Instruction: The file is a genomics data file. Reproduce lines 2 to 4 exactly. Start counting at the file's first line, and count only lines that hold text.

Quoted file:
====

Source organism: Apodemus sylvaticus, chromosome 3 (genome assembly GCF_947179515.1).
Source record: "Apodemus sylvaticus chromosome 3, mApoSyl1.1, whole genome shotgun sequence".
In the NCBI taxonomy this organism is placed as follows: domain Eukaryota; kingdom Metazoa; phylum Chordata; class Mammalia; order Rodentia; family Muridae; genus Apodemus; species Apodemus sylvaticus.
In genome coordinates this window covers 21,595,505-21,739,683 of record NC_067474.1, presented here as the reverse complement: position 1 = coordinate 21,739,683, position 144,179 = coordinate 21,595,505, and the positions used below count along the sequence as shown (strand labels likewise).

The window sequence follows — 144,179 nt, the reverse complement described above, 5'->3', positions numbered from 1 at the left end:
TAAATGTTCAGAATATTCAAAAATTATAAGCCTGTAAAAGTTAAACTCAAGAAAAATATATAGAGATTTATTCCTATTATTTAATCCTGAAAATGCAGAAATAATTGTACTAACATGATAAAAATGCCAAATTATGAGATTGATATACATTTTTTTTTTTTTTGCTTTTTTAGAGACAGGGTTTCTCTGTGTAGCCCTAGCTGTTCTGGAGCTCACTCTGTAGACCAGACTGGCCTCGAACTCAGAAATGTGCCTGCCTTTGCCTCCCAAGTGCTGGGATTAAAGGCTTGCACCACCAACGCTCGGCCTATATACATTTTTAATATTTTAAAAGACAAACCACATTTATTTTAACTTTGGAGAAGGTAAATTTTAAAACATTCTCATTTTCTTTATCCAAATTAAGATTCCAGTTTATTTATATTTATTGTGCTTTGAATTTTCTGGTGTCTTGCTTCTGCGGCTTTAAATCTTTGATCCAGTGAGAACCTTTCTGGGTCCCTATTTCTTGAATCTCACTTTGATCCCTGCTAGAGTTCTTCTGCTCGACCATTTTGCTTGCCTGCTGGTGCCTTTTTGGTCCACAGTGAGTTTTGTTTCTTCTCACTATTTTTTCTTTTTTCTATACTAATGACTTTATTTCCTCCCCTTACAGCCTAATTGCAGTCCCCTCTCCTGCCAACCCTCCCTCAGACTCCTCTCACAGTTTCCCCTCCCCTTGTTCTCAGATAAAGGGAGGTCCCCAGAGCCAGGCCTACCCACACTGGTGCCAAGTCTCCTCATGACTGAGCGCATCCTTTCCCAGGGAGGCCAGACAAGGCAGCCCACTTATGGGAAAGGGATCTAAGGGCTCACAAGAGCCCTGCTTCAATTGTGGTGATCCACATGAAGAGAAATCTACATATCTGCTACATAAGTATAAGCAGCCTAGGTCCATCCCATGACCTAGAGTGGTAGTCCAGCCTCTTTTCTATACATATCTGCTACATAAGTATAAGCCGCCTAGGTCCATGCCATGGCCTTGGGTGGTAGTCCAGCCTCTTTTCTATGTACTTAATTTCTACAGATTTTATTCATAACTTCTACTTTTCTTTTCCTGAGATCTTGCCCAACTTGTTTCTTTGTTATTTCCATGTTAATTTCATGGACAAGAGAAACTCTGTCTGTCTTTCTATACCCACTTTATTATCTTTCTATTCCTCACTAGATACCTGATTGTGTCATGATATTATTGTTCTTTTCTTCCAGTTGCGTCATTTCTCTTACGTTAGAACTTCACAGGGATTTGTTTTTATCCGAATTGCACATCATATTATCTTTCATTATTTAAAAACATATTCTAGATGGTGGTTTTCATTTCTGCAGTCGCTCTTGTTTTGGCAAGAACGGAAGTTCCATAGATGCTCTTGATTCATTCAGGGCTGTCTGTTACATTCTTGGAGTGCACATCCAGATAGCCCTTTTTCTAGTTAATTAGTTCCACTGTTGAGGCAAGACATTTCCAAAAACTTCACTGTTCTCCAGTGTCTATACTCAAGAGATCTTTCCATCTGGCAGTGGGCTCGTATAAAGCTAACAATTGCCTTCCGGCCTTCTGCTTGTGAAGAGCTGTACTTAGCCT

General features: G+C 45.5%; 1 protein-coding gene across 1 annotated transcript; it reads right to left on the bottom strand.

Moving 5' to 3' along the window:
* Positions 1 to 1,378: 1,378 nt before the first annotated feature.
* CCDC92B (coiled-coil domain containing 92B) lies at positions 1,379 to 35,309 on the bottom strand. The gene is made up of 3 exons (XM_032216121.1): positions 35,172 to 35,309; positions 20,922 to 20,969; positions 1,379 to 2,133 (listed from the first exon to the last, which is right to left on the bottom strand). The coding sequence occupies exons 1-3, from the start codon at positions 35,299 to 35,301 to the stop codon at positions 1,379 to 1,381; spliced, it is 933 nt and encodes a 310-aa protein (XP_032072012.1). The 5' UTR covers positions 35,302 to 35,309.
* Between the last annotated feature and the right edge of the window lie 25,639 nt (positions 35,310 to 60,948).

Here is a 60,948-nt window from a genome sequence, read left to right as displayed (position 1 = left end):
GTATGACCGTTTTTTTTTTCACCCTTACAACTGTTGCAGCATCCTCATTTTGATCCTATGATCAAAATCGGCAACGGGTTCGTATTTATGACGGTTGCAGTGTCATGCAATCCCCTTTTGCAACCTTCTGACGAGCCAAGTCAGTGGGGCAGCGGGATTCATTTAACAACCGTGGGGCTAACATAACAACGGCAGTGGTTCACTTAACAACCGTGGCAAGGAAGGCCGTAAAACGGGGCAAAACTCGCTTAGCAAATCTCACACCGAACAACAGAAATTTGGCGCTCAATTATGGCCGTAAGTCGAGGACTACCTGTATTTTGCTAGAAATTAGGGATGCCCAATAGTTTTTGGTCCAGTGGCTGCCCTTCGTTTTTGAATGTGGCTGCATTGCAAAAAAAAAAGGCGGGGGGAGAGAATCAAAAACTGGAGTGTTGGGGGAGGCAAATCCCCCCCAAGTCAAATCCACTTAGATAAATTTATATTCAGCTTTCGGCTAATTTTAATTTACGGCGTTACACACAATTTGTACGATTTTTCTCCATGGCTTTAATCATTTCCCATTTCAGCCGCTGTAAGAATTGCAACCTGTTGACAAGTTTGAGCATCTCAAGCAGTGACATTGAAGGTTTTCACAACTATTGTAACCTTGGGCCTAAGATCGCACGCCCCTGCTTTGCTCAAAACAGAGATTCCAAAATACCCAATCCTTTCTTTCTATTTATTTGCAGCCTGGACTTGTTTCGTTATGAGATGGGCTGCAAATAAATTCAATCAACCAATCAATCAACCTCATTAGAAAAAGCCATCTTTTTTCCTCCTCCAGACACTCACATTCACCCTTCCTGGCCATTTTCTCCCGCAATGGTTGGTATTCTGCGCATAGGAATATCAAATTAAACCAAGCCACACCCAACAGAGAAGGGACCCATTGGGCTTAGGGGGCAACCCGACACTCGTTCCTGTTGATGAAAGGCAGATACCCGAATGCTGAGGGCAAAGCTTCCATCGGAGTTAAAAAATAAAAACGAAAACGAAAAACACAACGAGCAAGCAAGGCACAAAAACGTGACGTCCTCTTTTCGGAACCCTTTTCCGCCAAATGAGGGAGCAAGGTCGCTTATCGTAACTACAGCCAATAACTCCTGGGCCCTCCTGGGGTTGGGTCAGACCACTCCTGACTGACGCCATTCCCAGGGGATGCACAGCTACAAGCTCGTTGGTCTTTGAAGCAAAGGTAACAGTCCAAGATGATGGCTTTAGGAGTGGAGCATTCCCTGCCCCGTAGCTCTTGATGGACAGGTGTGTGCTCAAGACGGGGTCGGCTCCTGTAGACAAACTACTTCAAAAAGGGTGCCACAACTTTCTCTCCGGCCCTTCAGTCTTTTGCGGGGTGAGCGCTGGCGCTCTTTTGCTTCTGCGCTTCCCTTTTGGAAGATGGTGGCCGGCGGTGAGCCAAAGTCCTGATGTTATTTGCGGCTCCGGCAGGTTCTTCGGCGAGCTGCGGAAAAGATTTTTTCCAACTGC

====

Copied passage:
Source record: "Apodemus sylvaticus chromosome 3, mApoSyl1.1, whole genome shotgun sequence".
In the NCBI taxonomy this organism is placed as follows: domain Eukaryota; kingdom Metazoa; phylum Chordata; class Mammalia; order Rodentia; family Muridae; genus Apodemus; species Apodemus sylvaticus.
In genome coordinates this window covers 21,595,505-21,739,683 of record NC_067474.1, presented here as the reverse complement: position 1 = coordinate 21,739,683, position 144,179 = coordinate 21,595,505, and the positions used below count along the sequence as shown (strand labels likewise).